“With the Fourth (of July) falling on a weekend, we’re well set to promote for a pair of ad weeks leading into that. With the uncertainly due to COVID-19, we’re cautiously optimistic for this season. Despite being down in volume as a state, our addition of Stadelman Fruit to our family has us positioned well to service our retail partners in a great way this cherry season.”
The crop should be better this year than last in northern stretches of the Northwest growing region, said Tim Evans, general sales manager with Chelan, Wash.-based Chelan Fresh Marketing.
“We had a really nice bloom but didn’t get a very good pollination last year compared to this year,” he said. “We’re forecasting an increase in the north.”
The season typically runs through mid-August, Evans said.
“There’s a very nice, long, drawn-out spread from the early to the later varieties from the south to the north this year,” he said. “That’s always good for an orderly marketing season. It looks very positive for a very good spread between early and late.”
This year’s COVID-19 pandemic likely will alter some marketing plans for the crop, said Danelle Huber, marketing specialist with Wenatchee-based CMI Orchards.
“We are expecting retailers to be more strategic about their promotions,” she said.
“With an expected reduction in store foot traffic, we expect to see an increase in online promotions as well as an increase in packaging suitable for home delivery and curbside pickup shopping.”
While some consumers likely will be affected by the pandemic, CMI is “closely tracking” new retail consumer survey data that shows 36%-46% of consumers are not financially impacted, Huber said.
“This segment of the population is not necessarily looking for deals and value packages, but they are looking for the brands they trust, and the items they love; for many, Washington cherries are highly anticipated and consequently this special produce item remains one of the most coveted items in produce,” Huber said.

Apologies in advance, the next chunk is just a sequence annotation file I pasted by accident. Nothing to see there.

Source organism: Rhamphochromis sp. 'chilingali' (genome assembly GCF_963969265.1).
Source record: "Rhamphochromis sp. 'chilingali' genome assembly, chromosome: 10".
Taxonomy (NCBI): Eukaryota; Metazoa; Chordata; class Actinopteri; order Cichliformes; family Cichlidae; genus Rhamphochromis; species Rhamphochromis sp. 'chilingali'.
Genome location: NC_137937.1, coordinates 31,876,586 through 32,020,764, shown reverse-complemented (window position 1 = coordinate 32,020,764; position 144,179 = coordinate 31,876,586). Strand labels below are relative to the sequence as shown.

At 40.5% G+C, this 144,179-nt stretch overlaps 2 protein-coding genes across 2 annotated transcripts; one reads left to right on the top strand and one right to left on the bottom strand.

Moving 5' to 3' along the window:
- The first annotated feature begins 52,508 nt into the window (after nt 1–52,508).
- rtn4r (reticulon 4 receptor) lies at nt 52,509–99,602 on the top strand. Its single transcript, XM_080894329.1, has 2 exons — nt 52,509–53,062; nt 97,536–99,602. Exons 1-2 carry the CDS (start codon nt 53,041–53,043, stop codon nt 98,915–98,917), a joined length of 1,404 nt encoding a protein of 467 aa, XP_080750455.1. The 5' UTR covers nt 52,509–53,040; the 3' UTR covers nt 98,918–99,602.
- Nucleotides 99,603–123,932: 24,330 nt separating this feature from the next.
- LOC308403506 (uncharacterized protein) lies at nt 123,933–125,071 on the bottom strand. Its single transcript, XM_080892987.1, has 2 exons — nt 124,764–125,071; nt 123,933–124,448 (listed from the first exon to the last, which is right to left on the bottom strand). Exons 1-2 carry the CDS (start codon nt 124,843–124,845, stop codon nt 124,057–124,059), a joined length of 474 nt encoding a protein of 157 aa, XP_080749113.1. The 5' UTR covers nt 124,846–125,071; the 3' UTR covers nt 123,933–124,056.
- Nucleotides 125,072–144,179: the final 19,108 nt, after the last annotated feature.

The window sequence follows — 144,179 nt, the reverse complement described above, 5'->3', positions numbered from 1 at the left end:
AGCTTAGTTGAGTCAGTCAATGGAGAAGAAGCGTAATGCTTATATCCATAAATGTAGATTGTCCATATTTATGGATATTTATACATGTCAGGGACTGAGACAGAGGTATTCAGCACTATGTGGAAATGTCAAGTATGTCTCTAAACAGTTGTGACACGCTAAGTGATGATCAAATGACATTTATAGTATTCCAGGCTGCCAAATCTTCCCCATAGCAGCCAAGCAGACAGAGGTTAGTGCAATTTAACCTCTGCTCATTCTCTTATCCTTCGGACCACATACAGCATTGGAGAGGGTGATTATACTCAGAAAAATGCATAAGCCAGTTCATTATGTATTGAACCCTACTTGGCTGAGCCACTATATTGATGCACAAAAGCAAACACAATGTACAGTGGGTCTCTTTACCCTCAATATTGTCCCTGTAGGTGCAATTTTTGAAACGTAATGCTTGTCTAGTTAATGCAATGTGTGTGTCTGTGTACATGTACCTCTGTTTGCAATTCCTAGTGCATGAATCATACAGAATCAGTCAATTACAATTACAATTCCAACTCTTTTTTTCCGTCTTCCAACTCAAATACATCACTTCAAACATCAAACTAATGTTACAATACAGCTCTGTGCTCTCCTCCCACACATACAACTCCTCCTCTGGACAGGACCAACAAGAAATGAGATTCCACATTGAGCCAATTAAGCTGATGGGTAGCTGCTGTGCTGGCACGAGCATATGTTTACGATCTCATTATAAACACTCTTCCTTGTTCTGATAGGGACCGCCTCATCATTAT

At Kelowna, British Columbia-based BC Tree Fruits Cooperative, crop timing at the end of April appeared to be “within a few days of last year,” said Laurel Van Dam, sales director.
“Our region spans from the Canada U.S. border 2 hours north to Vernon in the Okanagan Valley and then over into the Creston area of the Kootenay region, she said.
“It’s looking like a few days earlier than last year in the southern region, with similar timing to last year in the north and Creston. First picks may be around June 12 with limited volumes, but it’s early and there are lots of warm or cold days that can change that timing. We’re just getting into bloom in the south now.”
BC Tree Fruits’ cherry deal generally peaks in mid-July and runs into the first two weeks of weeks of August, Van Dam noted.
“Every retailer and other packer that we talk to doesn’t know how consumers globally are going to take to cherries this year. Will COVID-19 and the economic fallout from it hurt overall demand for what some consider a luxury fruit? We’ll be watching the markets closely to see how California and Oregon/Washington do.”
Suppliers will do their part, said Catherine Gipe-Stewart, communications manager at Yakima, Wash.-based Domex Superfresh Growers.
“We certainly expect promotable volumes and look forward to delivering our ‘healthy comfort food’ to consumers, who will be craving their familiar sweet summer cherry ritual,” she said.
Selah, Wash.-based Rainier Fruit Co. expects to kick off its cherry harvest with organics in the last week of May, with conventional following a few days later, said Blaine Markley, director of domestic sales.
“This year's crop is looking to be smaller in volume than last year, but we are excited for the quality of fruit we are seeing on the trees," she said.